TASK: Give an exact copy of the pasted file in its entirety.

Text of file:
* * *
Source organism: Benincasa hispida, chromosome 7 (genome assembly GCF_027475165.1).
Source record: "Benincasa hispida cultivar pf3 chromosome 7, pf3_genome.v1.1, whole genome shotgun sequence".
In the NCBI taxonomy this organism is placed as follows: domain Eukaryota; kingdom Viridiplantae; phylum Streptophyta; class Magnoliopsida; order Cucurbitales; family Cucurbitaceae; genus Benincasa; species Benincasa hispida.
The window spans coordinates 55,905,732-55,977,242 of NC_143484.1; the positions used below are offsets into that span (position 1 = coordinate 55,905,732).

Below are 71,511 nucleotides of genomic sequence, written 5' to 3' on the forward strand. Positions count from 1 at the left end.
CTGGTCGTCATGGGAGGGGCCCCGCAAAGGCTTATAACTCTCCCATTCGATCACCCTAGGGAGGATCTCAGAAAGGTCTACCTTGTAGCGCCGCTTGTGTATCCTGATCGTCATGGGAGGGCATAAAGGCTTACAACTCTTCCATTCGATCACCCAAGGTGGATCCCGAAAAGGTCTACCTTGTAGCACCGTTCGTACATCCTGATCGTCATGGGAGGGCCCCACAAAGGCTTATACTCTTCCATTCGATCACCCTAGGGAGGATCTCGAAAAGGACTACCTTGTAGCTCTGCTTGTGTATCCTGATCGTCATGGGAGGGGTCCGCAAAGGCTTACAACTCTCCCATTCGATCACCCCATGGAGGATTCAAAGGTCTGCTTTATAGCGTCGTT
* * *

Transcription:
Source organism: Benincasa hispida, chromosome 7 (genome assembly GCF_027475165.1).
Source record: "Benincasa hispida cultivar pf3 chromosome 7, pf3_genome.v1.1, whole genome shotgun sequence".
In the NCBI taxonomy this organism is placed as follows: domain Eukaryota; kingdom Viridiplantae; phylum Streptophyta; class Magnoliopsida; order Cucurbitales; family Cucurbitaceae; genus Benincasa; species Benincasa hispida.
The window spans coordinates 55,905,732-55,977,242 of NC_143484.1; the positions used below are offsets into that span (position 1 = coordinate 55,905,732).

Below are 71,511 nucleotides of genomic sequence, written 5' to 3' on the forward strand. Positions count from 1 at the left end.
CTGGTCGTCATGGGAGGGGCCCCGCAAAGGCTTATAACTCTCCCATTCGATCACCCTAGGGAGGATCTCAGAAAGGTCTACCTTGTAGCGCCGCTTGTGTATCCTGATCGTCATGGGAGGGCATAAAGGCTTACAACTCTTCCATTCGATCACCCAAGGTGGATCCCGAAAAGGTCTACCTTGTAGCACCGTTCGTACATCCTGATCGTCATGGGAGGGCCCCACAAAGGCTTATACTCTTCCATTCGATCACCCTAGGGAGGATCTCGAAAAGGACTACCTTGTAGCTCTGCTTGTGTATCCTGATCGTCATGGGAGGGGTCCGCAAAGGCTTACAACTCTCCCATTCGATCACCCCATGGAGGATTCAAAGGTCTGCTTTATAGCGTCGTT